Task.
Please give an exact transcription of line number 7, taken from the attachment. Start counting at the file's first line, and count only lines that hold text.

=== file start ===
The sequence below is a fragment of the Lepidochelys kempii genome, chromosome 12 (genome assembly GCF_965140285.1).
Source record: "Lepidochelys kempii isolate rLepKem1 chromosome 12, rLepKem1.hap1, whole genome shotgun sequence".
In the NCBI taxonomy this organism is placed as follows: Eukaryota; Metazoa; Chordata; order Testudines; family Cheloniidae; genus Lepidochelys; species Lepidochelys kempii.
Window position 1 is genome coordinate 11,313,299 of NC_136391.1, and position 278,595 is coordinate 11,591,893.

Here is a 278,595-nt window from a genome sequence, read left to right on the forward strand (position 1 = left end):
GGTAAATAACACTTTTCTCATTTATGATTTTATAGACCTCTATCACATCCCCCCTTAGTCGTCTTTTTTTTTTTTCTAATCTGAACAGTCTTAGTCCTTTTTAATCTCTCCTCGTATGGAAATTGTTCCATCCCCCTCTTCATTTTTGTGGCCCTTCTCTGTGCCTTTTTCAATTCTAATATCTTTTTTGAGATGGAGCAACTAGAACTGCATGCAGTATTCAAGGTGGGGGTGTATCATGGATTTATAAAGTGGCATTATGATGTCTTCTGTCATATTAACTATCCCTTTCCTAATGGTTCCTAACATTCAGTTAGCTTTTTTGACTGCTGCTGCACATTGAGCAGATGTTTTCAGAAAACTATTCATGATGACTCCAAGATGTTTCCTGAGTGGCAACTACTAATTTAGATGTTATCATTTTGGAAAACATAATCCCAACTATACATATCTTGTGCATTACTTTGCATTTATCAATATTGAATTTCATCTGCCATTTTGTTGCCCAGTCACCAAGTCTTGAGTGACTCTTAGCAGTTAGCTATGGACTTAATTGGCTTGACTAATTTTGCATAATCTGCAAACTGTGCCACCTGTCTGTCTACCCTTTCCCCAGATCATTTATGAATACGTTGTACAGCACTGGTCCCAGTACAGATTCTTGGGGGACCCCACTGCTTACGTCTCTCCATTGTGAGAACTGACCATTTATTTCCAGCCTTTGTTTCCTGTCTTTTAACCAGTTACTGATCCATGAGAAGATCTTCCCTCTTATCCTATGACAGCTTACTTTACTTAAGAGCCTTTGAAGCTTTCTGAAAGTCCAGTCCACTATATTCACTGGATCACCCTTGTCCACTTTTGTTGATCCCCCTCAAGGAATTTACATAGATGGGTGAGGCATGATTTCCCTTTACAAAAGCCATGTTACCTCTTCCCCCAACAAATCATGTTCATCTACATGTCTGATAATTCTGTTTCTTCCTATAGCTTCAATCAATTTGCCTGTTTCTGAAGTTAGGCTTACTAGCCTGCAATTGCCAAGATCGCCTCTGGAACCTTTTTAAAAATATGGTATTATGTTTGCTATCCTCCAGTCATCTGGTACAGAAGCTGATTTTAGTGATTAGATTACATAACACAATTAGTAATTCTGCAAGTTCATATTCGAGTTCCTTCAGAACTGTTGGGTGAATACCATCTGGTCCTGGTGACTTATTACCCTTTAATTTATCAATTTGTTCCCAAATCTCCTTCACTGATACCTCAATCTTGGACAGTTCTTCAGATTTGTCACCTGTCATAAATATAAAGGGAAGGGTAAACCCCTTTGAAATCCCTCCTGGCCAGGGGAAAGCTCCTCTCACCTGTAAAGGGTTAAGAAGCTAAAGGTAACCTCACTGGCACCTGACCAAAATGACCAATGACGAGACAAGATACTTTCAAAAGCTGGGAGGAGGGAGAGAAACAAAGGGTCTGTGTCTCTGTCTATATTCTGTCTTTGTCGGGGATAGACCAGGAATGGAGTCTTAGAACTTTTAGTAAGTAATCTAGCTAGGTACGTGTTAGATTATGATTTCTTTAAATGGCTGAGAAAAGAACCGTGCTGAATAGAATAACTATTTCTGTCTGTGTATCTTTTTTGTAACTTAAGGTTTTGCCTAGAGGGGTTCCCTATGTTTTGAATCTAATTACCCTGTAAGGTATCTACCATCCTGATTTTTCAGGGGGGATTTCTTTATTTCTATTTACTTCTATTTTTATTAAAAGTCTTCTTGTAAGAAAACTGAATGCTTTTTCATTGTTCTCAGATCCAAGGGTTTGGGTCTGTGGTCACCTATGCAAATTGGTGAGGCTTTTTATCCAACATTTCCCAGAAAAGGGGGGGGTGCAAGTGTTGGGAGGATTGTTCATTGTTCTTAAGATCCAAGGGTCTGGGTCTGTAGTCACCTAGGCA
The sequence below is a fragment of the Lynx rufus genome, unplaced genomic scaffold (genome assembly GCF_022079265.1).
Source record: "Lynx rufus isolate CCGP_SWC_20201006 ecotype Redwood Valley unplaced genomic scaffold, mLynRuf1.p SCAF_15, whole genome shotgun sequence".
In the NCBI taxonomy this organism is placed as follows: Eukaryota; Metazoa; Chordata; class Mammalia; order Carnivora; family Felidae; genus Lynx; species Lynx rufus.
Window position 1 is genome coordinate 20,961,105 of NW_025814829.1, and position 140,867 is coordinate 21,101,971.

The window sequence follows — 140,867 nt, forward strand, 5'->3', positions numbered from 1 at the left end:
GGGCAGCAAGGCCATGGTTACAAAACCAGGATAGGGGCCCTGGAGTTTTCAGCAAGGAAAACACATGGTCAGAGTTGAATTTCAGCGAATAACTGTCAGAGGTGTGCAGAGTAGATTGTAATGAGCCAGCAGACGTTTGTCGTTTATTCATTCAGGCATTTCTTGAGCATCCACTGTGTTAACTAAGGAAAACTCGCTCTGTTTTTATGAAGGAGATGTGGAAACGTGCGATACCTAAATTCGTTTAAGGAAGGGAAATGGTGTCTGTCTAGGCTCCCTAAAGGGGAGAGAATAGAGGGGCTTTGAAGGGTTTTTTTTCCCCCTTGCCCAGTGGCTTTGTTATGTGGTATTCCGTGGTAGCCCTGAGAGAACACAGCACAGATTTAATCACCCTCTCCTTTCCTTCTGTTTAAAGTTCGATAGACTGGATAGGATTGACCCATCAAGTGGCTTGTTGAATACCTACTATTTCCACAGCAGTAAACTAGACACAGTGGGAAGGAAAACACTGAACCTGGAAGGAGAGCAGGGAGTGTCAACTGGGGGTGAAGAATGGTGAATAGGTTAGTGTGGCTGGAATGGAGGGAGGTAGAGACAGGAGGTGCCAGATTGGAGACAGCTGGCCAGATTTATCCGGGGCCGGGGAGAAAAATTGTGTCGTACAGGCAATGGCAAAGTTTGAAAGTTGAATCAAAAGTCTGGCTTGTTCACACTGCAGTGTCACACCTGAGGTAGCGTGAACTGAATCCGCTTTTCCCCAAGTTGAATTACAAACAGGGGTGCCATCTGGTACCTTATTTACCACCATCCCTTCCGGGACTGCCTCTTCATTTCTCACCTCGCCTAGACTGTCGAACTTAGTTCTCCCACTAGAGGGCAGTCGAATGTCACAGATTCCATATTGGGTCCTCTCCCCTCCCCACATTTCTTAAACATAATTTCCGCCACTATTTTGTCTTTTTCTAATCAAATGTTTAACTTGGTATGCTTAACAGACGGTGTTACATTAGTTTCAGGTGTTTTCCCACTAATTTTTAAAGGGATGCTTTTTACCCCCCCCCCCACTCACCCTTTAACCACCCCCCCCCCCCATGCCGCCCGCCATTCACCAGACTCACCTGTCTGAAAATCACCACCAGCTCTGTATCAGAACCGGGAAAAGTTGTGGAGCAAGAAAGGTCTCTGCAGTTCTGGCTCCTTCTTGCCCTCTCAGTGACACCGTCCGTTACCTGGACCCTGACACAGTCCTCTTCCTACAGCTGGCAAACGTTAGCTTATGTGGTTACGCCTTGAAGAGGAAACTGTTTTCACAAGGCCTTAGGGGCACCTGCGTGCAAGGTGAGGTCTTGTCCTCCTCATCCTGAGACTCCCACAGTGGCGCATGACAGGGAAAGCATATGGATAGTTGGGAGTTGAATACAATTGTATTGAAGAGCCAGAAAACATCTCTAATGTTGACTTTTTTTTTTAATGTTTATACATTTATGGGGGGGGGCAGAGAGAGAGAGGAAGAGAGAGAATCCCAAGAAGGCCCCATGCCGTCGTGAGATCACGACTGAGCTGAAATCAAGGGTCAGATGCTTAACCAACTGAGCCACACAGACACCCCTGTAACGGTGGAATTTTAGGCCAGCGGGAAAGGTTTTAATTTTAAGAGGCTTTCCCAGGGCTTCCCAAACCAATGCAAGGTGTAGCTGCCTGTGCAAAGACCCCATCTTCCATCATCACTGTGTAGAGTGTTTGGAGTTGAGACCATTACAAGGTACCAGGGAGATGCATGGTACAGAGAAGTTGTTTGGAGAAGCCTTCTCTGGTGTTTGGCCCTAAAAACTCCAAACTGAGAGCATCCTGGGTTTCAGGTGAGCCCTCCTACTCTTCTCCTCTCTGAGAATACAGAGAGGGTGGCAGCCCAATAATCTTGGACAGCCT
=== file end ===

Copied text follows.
The sequence below is a fragment of the Lynx rufus genome, unplaced genomic scaffold (genome assembly GCF_022079265.1).